Skip to main content

UL President welcomes funding for researchers affected by COVID-19

Mon, 12 Oct 2020

University of Limerick President Professor Kerstin Mey has welcomed funding announced by Minister for Further and Higher Education, Research, Innovation and Science, Simon Harris, for researchers affected by COVID-19.

Minister Harris announced this Monday that €47 million will be provided to support contract researchers and research students whose work has been seriously disrupted by the pandemic.

Of this, UL has been awarded more than €3.7 million. Professor Mey said: “This morning Minister Harris announced the availability of €47 million to assist in the provision of costed extensions to research activities that are at high risk of delays incurred because of COVID-19.

“The purpose of the allocation is to support contract researchers and research students who have been negatively impacted by the COVID-19 pandemic. In recent weeks, each HEI applied to the HEA for a portion of this funding and I am delighted to report that UL has been awarded €3,757,422.

“We are working with the other HEIs to have a sectoral approach to the disbursement of the funding. The Research office has formed a cross University working group to oversee the disbursement and we expect to be able to soon issue details on the process of applying for the funding.

“We welcome this additional finance at UL, which reflects the significant impact that COVID-19 has had on the research community and the recognition of that impact by the Government,” added Professor Mey.

The funding was secured by the Minister as part of the €168 million package for further and higher education in light of the COVID-19 pandemic.

Speaking today, Minister Harris said: “COVID-19 has caused significant disruption to all our lives. Now more than ever, we need research, innovation and ingenuity.

“The funding will help to protect both people and projects at a critical moment for Ireland’s national research system as we look towards the next national research and innovation strategy.

“COVID-19 has caused major disruption to Irish higher education institutions. Basic and applied research, alongside teaching & learning, and engagement, have all been impacted. Some research activities have been paused over recent months, where laboratories have been closed, or access to archives, engagement with focus groups, etc, have been curtailed,” he added.

Knowledge Transfer Ireland’s latest Annual Knowledge Transfer Survey (2019) confirmed the positive impact on society and the economy of research and innovation work carried out in the sector, including in the fight against COVID-19.

Because of its importance, the funding of €47 million will be provided to the higher education institutions by the Higher Education Authority to support contract researchers and research students whose work has been seriously disrupted by the pandemic.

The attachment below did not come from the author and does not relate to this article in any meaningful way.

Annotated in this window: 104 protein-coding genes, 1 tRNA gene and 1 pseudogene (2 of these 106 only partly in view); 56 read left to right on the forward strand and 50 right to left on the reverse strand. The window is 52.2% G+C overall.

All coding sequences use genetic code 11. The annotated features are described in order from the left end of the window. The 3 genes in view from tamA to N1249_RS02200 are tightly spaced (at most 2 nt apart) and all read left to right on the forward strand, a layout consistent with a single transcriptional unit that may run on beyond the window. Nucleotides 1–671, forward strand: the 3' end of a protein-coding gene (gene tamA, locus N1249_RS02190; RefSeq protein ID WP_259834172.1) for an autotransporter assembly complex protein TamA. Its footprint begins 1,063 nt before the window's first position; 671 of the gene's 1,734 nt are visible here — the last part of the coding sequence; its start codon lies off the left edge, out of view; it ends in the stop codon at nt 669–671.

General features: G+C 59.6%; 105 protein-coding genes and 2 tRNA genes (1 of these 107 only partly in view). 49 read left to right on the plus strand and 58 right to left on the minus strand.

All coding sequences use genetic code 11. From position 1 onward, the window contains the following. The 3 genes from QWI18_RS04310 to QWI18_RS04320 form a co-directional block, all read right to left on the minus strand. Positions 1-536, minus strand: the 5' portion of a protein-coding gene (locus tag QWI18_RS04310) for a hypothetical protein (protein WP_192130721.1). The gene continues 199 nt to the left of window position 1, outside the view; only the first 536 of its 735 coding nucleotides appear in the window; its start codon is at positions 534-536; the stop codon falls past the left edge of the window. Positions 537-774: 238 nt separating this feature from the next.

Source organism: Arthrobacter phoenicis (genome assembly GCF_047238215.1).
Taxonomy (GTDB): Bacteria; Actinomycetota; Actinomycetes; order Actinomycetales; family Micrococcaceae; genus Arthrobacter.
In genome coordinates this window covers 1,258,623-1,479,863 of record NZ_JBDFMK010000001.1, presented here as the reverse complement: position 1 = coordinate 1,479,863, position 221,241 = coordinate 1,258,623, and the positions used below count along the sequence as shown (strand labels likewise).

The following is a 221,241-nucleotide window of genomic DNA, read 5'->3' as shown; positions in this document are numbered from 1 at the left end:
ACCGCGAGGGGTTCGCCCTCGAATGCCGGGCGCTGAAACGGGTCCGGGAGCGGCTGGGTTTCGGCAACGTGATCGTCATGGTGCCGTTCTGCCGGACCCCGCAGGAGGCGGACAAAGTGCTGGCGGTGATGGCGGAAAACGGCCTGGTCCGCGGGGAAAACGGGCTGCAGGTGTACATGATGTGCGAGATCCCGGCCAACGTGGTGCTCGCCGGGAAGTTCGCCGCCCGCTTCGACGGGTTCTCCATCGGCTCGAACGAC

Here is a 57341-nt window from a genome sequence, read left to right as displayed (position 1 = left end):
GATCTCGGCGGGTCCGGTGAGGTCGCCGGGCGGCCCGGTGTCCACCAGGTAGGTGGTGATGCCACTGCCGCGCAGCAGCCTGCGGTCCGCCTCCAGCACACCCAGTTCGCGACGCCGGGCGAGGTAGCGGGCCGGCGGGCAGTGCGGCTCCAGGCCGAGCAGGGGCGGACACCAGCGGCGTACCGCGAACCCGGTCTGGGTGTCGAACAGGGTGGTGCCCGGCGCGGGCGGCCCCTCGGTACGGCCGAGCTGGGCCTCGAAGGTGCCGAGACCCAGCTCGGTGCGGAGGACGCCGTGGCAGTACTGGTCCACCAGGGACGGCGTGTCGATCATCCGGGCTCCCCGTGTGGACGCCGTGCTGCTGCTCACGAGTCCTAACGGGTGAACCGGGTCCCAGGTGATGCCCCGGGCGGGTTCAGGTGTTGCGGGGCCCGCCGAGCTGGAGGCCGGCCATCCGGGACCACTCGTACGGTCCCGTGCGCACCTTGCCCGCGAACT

Dr Alan Wall, Chief Executive Officer of the HEA, noted: “I am delighted that the HEA, with the support of Minister Harris and the government, is able to protect Ireland’s research, development and innovation sector at this time.

“Our HEIs continue to play a pivotal role in world-class research providing access to the best talent, research and technology in a collaborative RD&I environment.

“This capacity has been built over a number of years by our HEIs, the HEA, and research funders such as Science Foundation Ireland (SFI), the Irish Research Council (IRC) and the Health Research Board (HRB), and the representative bodies IUA and THEA, with whom we’ve worked closely on this allocation process and I want to thank them for their support. I also wish to pay tribute to our research community who have worked hard over recent months to support national and international responses to the challenges of COVID-19.”

The Minister said that the institutions would prioritise researchers and research students in greatest need, for example, those researchers who are coming to the end of their contracts before the end of 2020.

There will also be an emphasis on continuing to pursue all other avenues for project completion, for example in the form of budget re-allocations. There will be engagement with the relevant funders to agree the extension of appropriate activities.

The Minister added that the funding will help to protect both people and projects at a critical moment for Ireland’s national research system as we look towards the next national research and innovation strategy (the successor to Innovation 2020) and the next European funding programme (Horizon Europe).

Further details on how to apply for this funding will be added here once available, these will be circulated to the UL Research community.